SMD Soldering, My First Try

I finished my first kit with SMD parts, the Mcount kit from Jackson Harbor Press, and it works too. It was very satisfying to hear the device sound out FB when I applied power. For the first power application, I ran the current through my DVM to make sure the power draw was OK. The Mcounter said FB and the milliamp draw was within reason so I connected the battery directly to the board. Again, FB. Frankly, I don’t have any equipment to calibrate the counter so I don’t have any idea how accurate it is. I connected the probe to my previous project, the NorCal Marker/Generator at pin 9 which is supposed to pulse at 5.120 MHz. The Mcount reported a very close 5,120.2 KHz. I’m calling that a success. To be honest, I don’t know for sure if the pre-scaler circuit works or not. Later, I’ll key up my old HT and see what the Mcount reads. I bought the complete set of options including the off-board parts and the punched, empty candy tin. Squints again but a different set of flavors, therefore a different color tin. Thank goodness the candy was not included. Nasty stuff. Here is the complete project, with the hood up:


I see why some folks shy away from soldering SMD parts. Before I tackled the Mcount kit, I took an old controller board from a hard drive and de-soldered some SMD parts then soldered them back on for practice. Somewhere online, I read that you should take a shot of the soldered SMD parts with a digital camera and zoom in to inspect the connections. I remembered that brilliant idea after soldering on the through-hole parts. After a close inspection, I carefully cleaned up the joints on the two chips. At 10x through a magnifying glass, I could not get nearly close enough. On the computer screen, the photo has enough detail to make those little pins as big as my thumb. This photo (reduced for the web) is a before shot:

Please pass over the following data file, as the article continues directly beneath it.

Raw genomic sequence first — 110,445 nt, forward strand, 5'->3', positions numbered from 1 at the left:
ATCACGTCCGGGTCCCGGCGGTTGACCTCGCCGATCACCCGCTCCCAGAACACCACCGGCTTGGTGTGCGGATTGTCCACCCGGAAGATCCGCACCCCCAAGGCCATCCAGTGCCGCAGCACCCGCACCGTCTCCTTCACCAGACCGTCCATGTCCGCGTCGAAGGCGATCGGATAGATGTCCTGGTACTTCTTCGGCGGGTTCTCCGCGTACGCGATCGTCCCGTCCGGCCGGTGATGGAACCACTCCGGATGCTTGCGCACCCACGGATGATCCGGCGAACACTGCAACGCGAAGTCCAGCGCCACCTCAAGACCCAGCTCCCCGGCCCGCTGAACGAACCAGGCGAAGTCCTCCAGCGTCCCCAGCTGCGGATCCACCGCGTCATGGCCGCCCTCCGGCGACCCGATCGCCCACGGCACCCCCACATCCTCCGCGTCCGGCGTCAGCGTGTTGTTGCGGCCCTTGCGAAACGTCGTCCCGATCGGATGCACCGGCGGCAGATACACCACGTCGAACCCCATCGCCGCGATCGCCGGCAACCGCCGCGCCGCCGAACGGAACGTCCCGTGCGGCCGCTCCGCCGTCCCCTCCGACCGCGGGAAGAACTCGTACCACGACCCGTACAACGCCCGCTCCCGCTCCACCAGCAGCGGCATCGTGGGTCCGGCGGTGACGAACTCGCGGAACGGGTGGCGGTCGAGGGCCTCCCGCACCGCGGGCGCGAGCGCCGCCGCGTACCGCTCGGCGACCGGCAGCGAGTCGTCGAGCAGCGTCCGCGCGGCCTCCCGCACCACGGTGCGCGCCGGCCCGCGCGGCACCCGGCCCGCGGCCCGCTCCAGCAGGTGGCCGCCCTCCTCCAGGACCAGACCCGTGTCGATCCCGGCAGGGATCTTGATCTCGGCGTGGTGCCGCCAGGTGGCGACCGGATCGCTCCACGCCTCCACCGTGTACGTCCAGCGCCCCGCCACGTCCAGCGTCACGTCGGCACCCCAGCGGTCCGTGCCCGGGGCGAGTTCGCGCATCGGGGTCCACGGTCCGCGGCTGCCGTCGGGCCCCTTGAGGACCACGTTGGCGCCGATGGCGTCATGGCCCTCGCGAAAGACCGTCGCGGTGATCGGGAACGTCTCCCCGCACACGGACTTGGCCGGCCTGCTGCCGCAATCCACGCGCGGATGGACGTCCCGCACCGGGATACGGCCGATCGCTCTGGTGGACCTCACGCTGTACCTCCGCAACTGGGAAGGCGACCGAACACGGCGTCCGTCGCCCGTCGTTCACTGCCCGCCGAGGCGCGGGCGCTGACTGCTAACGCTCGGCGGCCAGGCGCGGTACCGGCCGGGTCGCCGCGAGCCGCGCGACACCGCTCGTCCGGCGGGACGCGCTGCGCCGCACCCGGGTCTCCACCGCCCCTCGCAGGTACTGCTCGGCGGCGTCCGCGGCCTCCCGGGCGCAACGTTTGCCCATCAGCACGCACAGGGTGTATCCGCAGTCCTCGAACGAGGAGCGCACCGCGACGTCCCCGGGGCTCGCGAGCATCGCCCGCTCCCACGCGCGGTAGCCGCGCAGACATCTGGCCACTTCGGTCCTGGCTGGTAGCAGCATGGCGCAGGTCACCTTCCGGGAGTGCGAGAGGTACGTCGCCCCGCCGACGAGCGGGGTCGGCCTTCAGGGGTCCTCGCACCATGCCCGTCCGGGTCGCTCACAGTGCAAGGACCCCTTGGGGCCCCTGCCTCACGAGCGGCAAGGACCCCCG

During my first attempt with SMDs, I learned that I should not have cut corners on the type of solder I use. The 0.032 size is too big. I’m ordering some smaller stuff with a 63/37 mix. While my eyes are young enough, and my hands are steady enough, I’m going to keep building kits with SMDs. As a result, the number of interesting kits available expands significantly.

Download a nifty little pocket reference for operating the Mcount that I threw together for this project from the construction documentation. The file is an Adobe PDF. Print it and fold the document as described at PocketMod.

Play the text of this article in Morse code!

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